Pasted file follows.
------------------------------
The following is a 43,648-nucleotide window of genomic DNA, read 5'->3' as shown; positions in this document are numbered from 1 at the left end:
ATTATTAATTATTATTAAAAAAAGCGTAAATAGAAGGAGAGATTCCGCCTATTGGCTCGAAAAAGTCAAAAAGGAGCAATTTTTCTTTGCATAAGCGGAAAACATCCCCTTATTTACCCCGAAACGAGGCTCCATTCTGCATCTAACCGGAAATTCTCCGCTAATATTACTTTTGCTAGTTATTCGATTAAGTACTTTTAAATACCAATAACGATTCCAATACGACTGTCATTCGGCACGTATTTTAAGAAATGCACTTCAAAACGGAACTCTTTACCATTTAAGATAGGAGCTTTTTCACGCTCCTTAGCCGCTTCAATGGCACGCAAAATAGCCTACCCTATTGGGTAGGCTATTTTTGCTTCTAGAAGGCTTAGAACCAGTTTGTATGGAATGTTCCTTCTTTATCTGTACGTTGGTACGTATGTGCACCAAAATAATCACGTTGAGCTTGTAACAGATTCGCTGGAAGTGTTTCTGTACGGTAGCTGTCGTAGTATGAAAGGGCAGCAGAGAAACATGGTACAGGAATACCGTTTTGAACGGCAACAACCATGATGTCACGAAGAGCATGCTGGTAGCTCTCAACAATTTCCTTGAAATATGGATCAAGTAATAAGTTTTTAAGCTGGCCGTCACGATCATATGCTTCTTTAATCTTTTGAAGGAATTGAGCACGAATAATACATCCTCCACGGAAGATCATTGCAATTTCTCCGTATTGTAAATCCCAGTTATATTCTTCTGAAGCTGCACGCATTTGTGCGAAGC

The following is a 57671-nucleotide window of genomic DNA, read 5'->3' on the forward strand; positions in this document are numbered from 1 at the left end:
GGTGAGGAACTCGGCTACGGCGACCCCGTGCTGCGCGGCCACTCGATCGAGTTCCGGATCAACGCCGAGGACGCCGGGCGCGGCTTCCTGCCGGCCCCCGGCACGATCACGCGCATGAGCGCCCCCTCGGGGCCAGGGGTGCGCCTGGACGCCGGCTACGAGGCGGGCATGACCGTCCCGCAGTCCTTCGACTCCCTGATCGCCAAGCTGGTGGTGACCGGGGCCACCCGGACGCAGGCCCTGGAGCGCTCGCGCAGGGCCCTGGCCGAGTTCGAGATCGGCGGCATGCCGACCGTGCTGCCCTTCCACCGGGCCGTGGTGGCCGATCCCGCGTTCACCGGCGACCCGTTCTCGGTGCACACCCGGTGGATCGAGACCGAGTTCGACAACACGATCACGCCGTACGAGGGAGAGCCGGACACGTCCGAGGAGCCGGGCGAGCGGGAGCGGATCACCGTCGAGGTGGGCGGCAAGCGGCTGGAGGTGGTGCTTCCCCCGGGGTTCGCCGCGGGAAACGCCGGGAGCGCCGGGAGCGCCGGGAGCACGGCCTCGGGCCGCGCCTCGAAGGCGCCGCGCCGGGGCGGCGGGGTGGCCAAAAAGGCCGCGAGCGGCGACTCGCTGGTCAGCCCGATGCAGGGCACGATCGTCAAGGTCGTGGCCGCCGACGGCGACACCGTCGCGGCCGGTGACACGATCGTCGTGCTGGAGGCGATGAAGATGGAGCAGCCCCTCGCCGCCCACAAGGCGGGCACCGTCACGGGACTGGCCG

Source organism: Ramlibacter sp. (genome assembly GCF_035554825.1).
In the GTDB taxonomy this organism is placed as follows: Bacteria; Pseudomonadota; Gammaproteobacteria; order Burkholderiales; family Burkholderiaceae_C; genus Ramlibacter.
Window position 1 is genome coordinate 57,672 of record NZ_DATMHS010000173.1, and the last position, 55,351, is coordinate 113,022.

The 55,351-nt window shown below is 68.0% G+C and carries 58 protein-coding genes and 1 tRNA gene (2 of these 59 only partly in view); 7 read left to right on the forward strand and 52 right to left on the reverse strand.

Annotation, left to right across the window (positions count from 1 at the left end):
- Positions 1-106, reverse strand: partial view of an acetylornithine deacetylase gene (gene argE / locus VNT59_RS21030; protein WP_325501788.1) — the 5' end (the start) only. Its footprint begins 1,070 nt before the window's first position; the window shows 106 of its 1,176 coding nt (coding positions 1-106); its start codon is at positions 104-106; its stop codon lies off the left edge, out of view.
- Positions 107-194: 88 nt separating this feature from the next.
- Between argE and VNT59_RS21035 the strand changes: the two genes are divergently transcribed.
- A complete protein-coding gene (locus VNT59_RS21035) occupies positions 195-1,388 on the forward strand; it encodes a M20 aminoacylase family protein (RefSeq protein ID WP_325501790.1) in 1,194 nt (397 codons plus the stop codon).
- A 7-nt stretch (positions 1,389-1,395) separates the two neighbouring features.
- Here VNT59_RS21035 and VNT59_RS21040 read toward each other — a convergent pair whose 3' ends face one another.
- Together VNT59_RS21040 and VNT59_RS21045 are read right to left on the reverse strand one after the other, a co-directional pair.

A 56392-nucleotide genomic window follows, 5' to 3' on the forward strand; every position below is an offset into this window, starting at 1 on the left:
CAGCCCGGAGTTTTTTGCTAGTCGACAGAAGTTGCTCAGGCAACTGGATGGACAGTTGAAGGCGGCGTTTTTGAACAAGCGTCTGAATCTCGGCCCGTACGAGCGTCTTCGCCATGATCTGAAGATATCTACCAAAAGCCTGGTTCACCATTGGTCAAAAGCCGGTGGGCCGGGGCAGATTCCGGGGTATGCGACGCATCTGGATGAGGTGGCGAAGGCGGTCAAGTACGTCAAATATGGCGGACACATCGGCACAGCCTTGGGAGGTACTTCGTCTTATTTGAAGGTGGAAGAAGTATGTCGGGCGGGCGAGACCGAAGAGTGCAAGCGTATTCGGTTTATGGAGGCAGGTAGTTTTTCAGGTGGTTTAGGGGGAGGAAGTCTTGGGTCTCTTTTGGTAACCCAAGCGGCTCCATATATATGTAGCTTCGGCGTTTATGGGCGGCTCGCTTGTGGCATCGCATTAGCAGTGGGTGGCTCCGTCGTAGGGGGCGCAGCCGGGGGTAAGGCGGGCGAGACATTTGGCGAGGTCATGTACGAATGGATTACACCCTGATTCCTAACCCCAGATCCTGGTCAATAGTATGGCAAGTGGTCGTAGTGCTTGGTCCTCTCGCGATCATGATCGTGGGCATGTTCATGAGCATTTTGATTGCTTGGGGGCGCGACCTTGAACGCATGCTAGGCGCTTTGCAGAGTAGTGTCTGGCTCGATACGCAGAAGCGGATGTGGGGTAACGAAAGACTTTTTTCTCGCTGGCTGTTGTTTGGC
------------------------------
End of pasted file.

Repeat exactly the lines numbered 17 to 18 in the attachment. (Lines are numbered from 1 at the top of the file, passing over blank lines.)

A 56392-nucleotide genomic window follows, 5' to 3' on the forward strand; every position below is an offset into this window, starting at 1 on the left:
CAGCCCGGAGTTTTTTGCTAGTCGACAGAAGTTGCTCAGGCAACTGGATGGACAGTTGAAGGCGGCGTTTTTGAACAAGCGTCTGAATCTCGGCCCGTACGAGCGTCTTCGCCATGATCTGAAGATATCTACCAAAAGCCTGGTTCACCATTGGTCAAAAGCCGGTGGGCCGGGGCAGATTCCGGGGTATGCGACGCATCTGGATGAGGTGGCGAAGGCGGTCAAGTACGTCAAATATGGCGGACACATCGGCACAGCCTTGGGAGGTACTTCGTCTTATTTGAAGGTGGAAGAAGTATGTCGGGCGGGCGAGACCGAAGAGTGCAAGCGTATTCGGTTTATGGAGGCAGGTAGTTTTTCAGGTGGTTTAGGGGGAGGAAGTCTTGGGTCTCTTTTGGTAACCCAAGCGGCTCCATATATATGTAGCTTCGGCGTTTATGGGCGGCTCGCTTGTGGCATCGCATTAGCAGTGGGTGGCTCCGTCGTAGGGGGCGCAGCCGGGGGTAAGGCGGGCGAGACATTTGGCGAGGTCATGTACGAATGGATTACACCCTGATTCCTAACCCCAGATCCTGGTCAATAGTATGGCAAGTGGTCGTAGTGCTTGGTCCTCTCGCGATCATGATCGTGGGCATGTTCATGAGCATTTTGATTGCTTGGGGGCGCGACCTTGAACGCATGCTAGGCGCTTTGCAGAGTAGTGTCTGGCTCGATACGCAGAAGCGGATGTGGGGTAACGAAAGACTTTTTTCTCGCTGGCTGTTGTTTGGC